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I had known of Richard Neutra's Kaufmann House, in Palm Springs, Calif., for years, but only when I finally stood inside it did I realize how powerful an impact this modernist classic makes, how fully and brilliantly it blurs the distinction between inside and outside. In most of the iconic photographs, the house appears to sit alone in the vast open spaces of the desert. Today, however, the surrounding area has been built up, and the site I found was relatively small, its primary connection not with the expanse of the desert (though you are conscious of the mountains and the totality of the landscape) but with the house's own, more conventionally sized lawns and terraces. Another thing I didn't anticipate was how important wood and stone are to this house, to achieving the complex series of counterpoints that Neutra pulled off here—harmonic juxtapositions of mass, of light, of solid and void, of rough and smooth textures.from the may/june 08 preservation magazine special modernist issue
All of this would not have been as apparent had the Kaufmann House not been lovingly restored, an effort that was as ambitious, in its way, as the creation of the house in the first place. The house had been treated terribly for years—it had gone through a couple of owners, one of whom had tried to turn it into a conventional residence, expanding it in ways that suggested no understanding whatsoever of what Richard Neutra was trying to do when he designed it in 1946. But the challenge went beyond ripping off the mistakes and stripping the house down to its essence. Much of that essence had to be re-created; it was not as if the original house were sitting, undisturbed, underneath the alterations. Windows, doors, floors, partitions, all kinds of elements needed to be re-created. Furniture needed to be found again, or remade to original specifications. And since architects are only now beginning to look at modernist buildings with the preservationist's eye, some of the challenge was in trying to determine what we might call a system, or even an ethos, of modernist preservation.
Some of the issues involved in preserving modern buildings are unique to the period in which the structures were built, such as the technology of flat roofs or glass-window walls. When New York City's Lever House, the great glass skyscraper on Park Avenue, was restored, Skidmore, Owings & Merrill, the architects, had to find a replacement for the original glass curtain wall that would look the same but perform completely differently, since the old wall from 1952 was thin, almost flimsy, and air leaked through it like a sieve. It didn't come remotely close to meeting the energy requirements of today. But if the new glass didn't look like that old, badly functioning glass, the appearance of the building would have changed dramatically.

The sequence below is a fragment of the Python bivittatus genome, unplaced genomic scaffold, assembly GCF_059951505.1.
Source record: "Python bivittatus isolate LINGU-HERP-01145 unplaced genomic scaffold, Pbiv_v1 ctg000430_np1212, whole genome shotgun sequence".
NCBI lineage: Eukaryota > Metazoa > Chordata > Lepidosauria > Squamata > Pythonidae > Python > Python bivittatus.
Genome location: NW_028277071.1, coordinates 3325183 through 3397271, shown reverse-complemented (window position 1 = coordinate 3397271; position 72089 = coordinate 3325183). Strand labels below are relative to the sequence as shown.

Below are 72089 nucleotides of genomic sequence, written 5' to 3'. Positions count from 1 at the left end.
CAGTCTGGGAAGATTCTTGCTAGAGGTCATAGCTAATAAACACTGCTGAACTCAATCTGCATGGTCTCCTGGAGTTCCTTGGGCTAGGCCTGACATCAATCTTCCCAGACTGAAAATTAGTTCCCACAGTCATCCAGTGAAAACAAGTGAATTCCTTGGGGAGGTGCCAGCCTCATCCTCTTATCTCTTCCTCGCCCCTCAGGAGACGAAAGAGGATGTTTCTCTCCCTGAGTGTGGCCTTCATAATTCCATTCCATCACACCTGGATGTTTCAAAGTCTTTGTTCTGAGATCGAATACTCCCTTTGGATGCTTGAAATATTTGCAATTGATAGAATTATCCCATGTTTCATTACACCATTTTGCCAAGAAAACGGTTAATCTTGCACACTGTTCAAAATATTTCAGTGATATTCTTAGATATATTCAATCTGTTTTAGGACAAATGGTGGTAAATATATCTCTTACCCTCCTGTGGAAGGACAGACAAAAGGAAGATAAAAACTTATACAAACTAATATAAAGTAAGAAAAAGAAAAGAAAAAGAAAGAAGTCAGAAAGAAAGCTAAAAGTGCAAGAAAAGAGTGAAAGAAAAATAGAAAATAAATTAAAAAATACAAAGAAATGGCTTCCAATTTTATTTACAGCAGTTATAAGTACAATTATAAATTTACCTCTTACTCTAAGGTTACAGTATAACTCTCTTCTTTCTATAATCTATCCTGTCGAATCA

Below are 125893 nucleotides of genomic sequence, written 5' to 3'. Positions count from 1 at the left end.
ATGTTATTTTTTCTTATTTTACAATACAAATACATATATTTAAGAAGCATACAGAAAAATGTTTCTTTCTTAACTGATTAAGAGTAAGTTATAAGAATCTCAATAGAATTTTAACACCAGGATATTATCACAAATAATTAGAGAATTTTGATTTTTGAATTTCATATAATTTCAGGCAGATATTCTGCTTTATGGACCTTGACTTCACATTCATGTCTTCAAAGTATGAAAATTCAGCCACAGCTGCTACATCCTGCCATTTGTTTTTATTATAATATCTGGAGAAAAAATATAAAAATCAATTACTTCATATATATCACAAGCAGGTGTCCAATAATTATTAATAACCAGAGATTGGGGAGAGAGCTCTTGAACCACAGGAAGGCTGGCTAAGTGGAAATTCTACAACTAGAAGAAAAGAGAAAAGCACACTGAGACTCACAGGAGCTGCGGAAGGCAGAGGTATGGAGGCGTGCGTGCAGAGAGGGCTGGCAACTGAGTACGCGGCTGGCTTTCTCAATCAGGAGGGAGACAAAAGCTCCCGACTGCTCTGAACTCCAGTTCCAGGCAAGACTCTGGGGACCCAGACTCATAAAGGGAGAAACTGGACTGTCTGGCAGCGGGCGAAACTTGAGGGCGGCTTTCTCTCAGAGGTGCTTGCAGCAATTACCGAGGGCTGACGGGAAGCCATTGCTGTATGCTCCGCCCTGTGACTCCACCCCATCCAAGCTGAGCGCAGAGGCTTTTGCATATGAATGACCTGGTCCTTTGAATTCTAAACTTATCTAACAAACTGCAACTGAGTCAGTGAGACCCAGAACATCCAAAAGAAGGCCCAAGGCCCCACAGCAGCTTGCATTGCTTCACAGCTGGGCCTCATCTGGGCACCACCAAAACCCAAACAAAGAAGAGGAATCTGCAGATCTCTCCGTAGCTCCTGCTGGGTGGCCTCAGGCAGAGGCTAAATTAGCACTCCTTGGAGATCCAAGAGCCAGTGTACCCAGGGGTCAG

Skidmore created an insulated, double-layer glass wall that looks pretty much like the original. And the restoration of the Kaufmann House has allowed it to look almost exactly as it did when Edgar and Liliane Kaufmann took possession of it in 1947. Though the technical issues of glass walls are a lot different from the technical issues of shingles or adobe or stone, the philosophical questions and dilemmas underpinning modernist preservation are familiar. Do you restore a building to the way it looked when it was new, or to a particular period that was most important in its history? Or do you seek to show the passage of time, and the layers of time, that a building reflects?
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The Stomp is officially dedicated to “unsung heroes” of rock and R&B: people like Wardell Quezergue, the arranger behind New Orleans R&B classics from the brass-band mainstay “It Ain’t My Fault” to Jean Knight’s “Mr. Big Stuff,” and the Green Fuz, credited as a five-man band that released one single, “Green Fuz,” a song that was revived by the Cramps. “Green Fuz” was recorded in 1969 in a diner under renovation, and reverberation from bare walls gave it a memorably murky sound. Band members didn’t like the recording and shot BB guns at part of their lone pressing of 500 copies. The Green Fuz was scheduled to be reunited, after 40 years, at Wednesday’s half of the Stomp.
Where a typical oldies show runs through familiar hits, the Ponderosa Stomp digs deeper. Tuesday’s set lists included a handful of well-known songs. But many more were known only to aficionados of figures like Barbara Lynn, a Texas R&B singer who had a 1962 hit with “You’ll Lose a Good Thing” and is also a stinging left-handed blues guitarist, or Travis Wammack, a frenetic, chicken-plucking, string-bending Memphis guitarist who has been recording since the 1950s.
Mary Weiss, who was the lead singer of the Shangri-Las, did get around to “Leader of the Pack,” but not before belting some of the group’s nonhits like the B-side “The Train From Kansas City.” Mac Rebennack, known since the late 1960s as Dr. John, did a set of songs from his days as a pianist working in New Orleans studios as the ’50s ended, among them “Bad Neighborhood” and “Storm Warning,” that he has rarely performed since. The drummer from the Meters, Ziggy Modeliste, was in the band, led by Mr. Quezergue.”
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